Do not run the above steps from a terminal on your desktop, or you will freeze your desktop. (If you already did before you read this, you can type CTRL-ALT-F2, then log in, then type killall gdb, then press one of ALT-F1 or ALT-F7 (depending on OS version).

Acquiring a backtrace

The first part here dumps the C stacks for all threads. The second part calls into Spidermonkey and acquires the JavaScript stacks.

(gdb) t a a bt
(gdb) call gjs_dumpstack ()

Acquiring a backtrace of a running GNOME Shell in automated mode

Obtaining a stack and JS trace using GDB for an already running gnome-shell

This is an automatic way, to get information without any interaction (if you need that, you should use another machine).

Simply open a gnome-terminal in your session and run:

sudo gdb -p $(pgrep -U $USER -x gnome-shell) -batch \
  -ex "set logging on" -ex continue \
  -ex "bt full" -ex "call (void) gjs_dumpstack()" \
  -ex quit

This will just attach a gdb to your shell session (causing a quick initial freeze) and the continuing until it crashes. If bad things happen, you'll get a gdb.txt file saved in the directory where you get this script launched, and your journalctl /usr/bin/gnome-shell will include a JS stacktrace (just look for == Stack trace for context).

An easy way is:

journalctl /usr/bin/gnome-shell -b0 | grep -A 30 "== Stack trace for context"

In case you need to debug an hanging GNOME shell session, from another TTY or SSH you can use a similar script:

sudo gdb -p $(pgrep -U $USER -x gnome-shell) -batch \
  -ex "set logging on" \
  -ex "bt full" -ex "call (void) gjs_dumpstack()" \
  -ex quit

Debugging GNOME Shell with valgrind

Note: These instructions work only in X11, valgrind requires running the inspected process from scratch. Also see the note about the --replace option at the end of this page.

$ env G_SLICE=always-malloc valgrind ./build/src/gnome-shell --replace

Note: You probably also want to specify --log-file=/tmp/gnome-shell.valgrind or the like since valgrind can produce a lot of output, so:

$ G_SLICE=always-malloc valgrind --log-file=/tmp/gnome-shell.valgrind ./build/src/gnome-shell --replace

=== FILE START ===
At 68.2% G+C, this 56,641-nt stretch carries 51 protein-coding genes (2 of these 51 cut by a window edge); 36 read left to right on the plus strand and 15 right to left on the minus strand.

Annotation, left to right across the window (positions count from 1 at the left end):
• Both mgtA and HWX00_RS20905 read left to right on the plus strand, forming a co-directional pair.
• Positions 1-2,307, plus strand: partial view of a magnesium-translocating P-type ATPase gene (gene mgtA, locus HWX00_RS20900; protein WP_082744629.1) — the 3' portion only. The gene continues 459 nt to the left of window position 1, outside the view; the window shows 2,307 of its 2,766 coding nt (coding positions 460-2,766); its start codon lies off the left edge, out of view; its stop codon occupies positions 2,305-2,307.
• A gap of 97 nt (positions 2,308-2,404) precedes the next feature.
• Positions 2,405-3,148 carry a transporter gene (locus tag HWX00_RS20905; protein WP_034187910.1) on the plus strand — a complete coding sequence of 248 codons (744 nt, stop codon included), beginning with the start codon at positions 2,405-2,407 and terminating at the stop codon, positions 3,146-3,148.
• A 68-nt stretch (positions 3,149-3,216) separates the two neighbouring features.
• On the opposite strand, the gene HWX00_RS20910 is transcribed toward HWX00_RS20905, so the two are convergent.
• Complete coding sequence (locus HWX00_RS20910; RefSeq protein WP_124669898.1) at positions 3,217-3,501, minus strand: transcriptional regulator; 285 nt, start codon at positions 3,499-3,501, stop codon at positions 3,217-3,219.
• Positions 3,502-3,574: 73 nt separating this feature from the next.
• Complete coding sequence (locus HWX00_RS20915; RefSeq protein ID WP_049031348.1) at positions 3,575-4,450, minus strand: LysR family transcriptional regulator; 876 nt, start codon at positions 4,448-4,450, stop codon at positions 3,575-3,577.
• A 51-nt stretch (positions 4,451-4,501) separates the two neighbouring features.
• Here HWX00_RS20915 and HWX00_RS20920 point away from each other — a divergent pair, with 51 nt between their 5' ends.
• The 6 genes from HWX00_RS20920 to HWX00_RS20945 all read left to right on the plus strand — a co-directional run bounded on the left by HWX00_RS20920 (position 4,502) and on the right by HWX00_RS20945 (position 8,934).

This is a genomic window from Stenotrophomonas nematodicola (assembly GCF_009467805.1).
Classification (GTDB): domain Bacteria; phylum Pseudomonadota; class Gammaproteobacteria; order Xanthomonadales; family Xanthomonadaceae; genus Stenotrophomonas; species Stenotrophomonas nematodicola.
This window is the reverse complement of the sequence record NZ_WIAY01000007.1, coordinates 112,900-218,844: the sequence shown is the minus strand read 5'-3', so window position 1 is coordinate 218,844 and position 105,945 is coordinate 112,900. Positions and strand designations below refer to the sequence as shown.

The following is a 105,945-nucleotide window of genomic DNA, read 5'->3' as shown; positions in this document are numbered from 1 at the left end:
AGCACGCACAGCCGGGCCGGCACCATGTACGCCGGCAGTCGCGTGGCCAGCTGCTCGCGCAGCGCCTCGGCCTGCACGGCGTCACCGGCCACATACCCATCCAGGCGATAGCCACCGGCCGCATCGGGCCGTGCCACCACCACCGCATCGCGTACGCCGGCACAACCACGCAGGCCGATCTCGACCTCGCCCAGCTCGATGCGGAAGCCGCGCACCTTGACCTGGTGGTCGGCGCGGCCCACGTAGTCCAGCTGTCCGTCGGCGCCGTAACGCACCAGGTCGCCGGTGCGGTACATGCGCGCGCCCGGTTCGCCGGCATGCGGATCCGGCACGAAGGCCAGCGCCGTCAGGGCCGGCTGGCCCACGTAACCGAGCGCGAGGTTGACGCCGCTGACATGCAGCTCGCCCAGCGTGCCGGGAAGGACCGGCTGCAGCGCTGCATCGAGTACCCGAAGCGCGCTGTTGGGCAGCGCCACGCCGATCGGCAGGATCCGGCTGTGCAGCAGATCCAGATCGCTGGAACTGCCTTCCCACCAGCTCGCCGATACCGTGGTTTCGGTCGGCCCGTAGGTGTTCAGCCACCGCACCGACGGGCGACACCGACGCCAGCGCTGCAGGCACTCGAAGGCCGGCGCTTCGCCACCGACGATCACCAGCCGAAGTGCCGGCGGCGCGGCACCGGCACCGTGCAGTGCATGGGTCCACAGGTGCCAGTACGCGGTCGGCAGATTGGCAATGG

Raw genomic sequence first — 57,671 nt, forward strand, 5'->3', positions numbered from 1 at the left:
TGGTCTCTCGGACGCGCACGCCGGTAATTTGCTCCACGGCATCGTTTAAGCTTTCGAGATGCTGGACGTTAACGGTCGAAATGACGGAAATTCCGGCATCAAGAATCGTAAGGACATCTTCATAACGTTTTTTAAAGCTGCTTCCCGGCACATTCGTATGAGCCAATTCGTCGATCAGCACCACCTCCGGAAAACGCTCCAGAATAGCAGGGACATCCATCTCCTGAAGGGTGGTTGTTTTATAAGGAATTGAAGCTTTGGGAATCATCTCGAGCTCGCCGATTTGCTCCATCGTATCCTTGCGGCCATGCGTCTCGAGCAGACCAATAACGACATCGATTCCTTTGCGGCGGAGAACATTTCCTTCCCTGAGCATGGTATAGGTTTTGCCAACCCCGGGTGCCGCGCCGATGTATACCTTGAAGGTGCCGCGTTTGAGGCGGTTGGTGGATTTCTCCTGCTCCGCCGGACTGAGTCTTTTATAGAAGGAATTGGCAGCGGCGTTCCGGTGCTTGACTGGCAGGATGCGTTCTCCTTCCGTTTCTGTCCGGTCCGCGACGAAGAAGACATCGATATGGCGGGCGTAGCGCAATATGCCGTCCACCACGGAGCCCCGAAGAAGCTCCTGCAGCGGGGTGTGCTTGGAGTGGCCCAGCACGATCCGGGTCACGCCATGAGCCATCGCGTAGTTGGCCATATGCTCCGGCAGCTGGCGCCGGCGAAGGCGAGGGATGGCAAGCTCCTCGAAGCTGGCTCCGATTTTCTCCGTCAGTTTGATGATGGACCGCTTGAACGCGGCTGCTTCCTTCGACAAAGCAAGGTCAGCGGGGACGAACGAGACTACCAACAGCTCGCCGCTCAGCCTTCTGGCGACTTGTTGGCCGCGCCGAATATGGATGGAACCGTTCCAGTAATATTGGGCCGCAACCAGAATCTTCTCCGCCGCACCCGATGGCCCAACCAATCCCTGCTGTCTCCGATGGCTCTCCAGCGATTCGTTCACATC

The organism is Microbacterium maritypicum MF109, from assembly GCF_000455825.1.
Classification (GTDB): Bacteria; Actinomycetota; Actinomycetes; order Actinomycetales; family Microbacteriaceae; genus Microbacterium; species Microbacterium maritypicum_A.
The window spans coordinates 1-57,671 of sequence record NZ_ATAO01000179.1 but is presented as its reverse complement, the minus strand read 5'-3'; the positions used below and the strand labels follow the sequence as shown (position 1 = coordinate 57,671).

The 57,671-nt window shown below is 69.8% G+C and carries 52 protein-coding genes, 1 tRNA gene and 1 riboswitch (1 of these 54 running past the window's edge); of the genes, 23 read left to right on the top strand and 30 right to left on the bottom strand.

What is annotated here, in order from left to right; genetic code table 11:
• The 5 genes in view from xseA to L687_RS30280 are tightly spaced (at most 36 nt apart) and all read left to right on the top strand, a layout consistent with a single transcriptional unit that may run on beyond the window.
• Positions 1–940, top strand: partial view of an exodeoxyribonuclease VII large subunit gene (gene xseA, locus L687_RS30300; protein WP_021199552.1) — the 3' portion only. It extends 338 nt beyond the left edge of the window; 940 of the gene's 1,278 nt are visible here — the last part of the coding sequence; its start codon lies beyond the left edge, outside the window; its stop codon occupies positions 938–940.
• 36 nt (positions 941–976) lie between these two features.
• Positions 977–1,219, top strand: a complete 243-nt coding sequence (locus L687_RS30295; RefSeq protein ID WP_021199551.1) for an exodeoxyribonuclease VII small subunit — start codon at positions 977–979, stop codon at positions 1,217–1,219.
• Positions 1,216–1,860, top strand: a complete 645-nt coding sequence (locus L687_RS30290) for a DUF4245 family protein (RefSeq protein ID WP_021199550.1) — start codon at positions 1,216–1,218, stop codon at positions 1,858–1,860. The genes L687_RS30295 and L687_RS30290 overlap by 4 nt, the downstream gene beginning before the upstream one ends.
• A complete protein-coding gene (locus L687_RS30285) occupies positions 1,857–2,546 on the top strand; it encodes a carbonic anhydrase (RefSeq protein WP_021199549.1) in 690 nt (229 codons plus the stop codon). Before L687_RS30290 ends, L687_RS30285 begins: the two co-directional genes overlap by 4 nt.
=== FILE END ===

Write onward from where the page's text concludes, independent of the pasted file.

Debugging GNOME Shell with heaptrack

Heaptrack is a memory analyzer with smaller runtime impact than Valgrind. It can be attached to running processes:

$ heaptrack -p `pidof gnome-shell`

Or run a process from scratch (see the note about the --replace option at the end of this page):

$ G_SLICE=always-malloc heaptrack ./build/src/gnome-shell --replace

This will produce a heaptrack.$process_name.$pid.gz file with the debug information. To see its reports either GUI or CLI may be used:

$ heaptrack_gui ./heaptrack.gnome-shell.`pidof gnome-shell`.gz
$ heaptrack_print ./heaptrack.gnome-shell.`pidof gnome-shell`.gz

Performance metrics

GNOME Shell integrates with sysprof. Its use is advocated to get timing and performance metrics.

Additionally, linux has a tool called "perf", a simple usage example:

$ perf record -p $(pidof gnome-shell)
  (time passes, press Ctrl-C)
$ perf report -i

A note about using "--replace" replace on systems with systemd user sessions

When using the --replace option on systems with systemd user sessions, this will result in systemd assuming the gnome-shell instance it had managed to have disappeared and its attempts of restarting it will fail, because there already is a new instance running that is not managed by systemd. This will trigger the "Oh no! Something has gone wrong." dialog. This dialog however can be ignored, because the session has not actually crashed. Instead the dialog can be moved out of the way by holding the Super/Win key and right clicking the window. Unselect "Always on Top" and "Always on Visible Workspace", then move it to another workspace. Closing the dialog will exit the session.

Projects/GnomeShell/Debugging (last edited 2024-04-15 12:18:02 by MarcoTrevisan)